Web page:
View it on the Museum’s website at: http://www.clevelandart.org/collections/collection%20online.aspx?type=refresh&sliderpos=2
Addie said her best time of the day was seeing the big horse and knight dressed in armor. She takes after her mommy and daddy! Their armor room, called the Armor Court, is amazing. It is full of all kinds of Italian, Spanish, British and more armor pieces and the top of the room adorned in beautiful tapestries. Tim said this room was his favorite as well. Though the museum has a great medieval collection located on the first floor, this Armor Court is up on the second floor with the European art.
View an up close and side photo of the knight and horse in armor on the Museum website at: http://www.clevelandart.org/collections/collection%20online.aspx?type=refresh&sliderpos=2&searchoption=1
We also had the opportunity to view their new exhibition “The Lure of Painted Poetry: Japanese and Korean Art” which just opened today and will be on display until August. It consisted of beautifully light and airy ink drawings on screens and cloth, as well as gorgeous bridal gown that Addie liked (but felt it might be too big for her) because of its vibrant colors (still vibrant though many hundreds of year old). Emma was enthralled by how whole words were drawn using one calligraphy symbol. Their poetry was not just words, but art flowing onto paper. The Museum writes, “The show features every art form, including painting, calligraphy, and craft, that transformed Chinese lyrical aesthetics in the Korean Joseon period and in the Japanese Muromachi, Momoyama, and Edo periods.” You can view more info here: http://www.clevelandart.org/visit/Exhibitions.aspx
All my children are little budding artists and I hope trips like these inspire them even more. Here’s some bad camera phone photos of the kids with several Van Goghs:
I can’t wait to let you know what our favorites are from our next trip to the Cleveland Museum of Art of another art museum! Who is your favorite artist or the best art museum you’ve been to?
We had a super fun time this weekend at Malabar Farm, part of the Ohio State Park system and located in Lucas, Ohio near Mansfield and Ashland. It was their Maple Syrup Festival and my 11-year-old son wanted to learn all he could about tapping maple trees for tree sap and making it into sugar and syrup. He loves the pioneer and native american historical demonstrations and anything that has to do with ecologically self-sustaining yourself. It was a lot of fun for the kids, and I thought it was a great opportunity for not only photos with my family, but for Breathe Beauty Art and Photography as well. Set back in the forest near Malabar Farm’s historical Pugh Cabin and Louis Bromfield‘s Sugar Shack, it was the perfect environment for relaxing and taking photos with nature. We also crossed Malabar Farm and went to the actual farm itself, something we do several times a year since my son is an avid conservationalist. He loves to learn about Bromfield’s life, check out the wind turbines, the solar compacting trash can, solar panels, the historical mansion. He is enthralled by care for the environment (you can find him on Twitter @environmentlife) and the education that this Ohio State Park offers is incredible. If you’ve never been, check it out at www.malabarfarm.org.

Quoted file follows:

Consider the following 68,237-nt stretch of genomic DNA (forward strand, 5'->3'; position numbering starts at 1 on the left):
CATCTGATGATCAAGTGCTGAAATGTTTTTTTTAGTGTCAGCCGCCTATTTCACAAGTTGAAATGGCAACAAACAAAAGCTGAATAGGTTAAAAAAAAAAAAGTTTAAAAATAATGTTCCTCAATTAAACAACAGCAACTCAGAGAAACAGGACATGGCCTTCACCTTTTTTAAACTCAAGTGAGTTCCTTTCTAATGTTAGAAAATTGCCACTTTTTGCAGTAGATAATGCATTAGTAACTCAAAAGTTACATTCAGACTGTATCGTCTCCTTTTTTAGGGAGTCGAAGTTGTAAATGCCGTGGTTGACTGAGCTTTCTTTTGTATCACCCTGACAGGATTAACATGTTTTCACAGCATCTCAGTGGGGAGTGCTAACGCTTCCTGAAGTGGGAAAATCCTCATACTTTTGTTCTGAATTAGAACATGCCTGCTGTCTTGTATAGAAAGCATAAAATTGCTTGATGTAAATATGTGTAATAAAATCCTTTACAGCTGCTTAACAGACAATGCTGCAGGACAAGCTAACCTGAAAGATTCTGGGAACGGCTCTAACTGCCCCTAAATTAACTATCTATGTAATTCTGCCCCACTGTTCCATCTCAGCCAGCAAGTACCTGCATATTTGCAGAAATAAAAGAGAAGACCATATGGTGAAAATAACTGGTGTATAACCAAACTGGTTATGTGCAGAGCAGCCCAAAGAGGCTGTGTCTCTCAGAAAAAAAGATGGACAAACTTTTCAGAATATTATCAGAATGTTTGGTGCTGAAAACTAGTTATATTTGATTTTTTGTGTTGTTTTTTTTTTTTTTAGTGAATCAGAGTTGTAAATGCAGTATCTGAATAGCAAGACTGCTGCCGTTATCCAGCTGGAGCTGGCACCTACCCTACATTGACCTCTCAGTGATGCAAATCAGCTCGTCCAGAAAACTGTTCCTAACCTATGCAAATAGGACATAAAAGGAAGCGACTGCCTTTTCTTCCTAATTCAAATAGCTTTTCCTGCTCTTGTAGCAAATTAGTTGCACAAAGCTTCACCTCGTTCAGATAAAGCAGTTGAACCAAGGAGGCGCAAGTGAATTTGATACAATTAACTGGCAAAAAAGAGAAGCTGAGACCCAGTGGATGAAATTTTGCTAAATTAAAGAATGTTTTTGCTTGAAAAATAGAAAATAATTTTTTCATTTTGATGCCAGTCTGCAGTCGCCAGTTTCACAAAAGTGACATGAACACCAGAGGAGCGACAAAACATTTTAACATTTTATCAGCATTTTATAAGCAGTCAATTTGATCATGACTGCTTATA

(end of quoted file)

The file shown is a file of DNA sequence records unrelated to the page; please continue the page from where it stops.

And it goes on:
I just love to go to take photos. I guess we all have our favorite things and mine of course is taking photos! Tim, my fiance, actually took some of these photos as well. View the slide show below to see photos of Malabar Farm, the Maple Syrup Festival, and my family enjoying the day. I think the girls’ favorite part was the maple sugar leaf cookies, maple popcorn, maple fudge, chocolate walnut fudge……
If you like my photos of Malabar Farm, please inquire with me at email@example.com
Pumpkins are just about one of the most beautiful gourds that nature produces. They make for beautiful photos from awaiting a home while in the pumpkin patch to family photos to traditional snapshots from festive fun. Wonderfully vibrant for Fall decorating they are also used for the family fun tradition of carving Jack-o-lanterns. This escapade in carving scary faces or happy darlings first probably came about in 1866 in North America, citing folklore about frightening away demons on All Hallow’s Eve. At our house we love our beautiful pumpkins so much that we wait to carve them on Halloween day or evening (well, Mom could just not get around to it too) and light them on Halloween night to scare away the ghosts.
My Recipe for Carving Pumpkins with Children
1 cup of Wow, Mom, you’re strong with a knife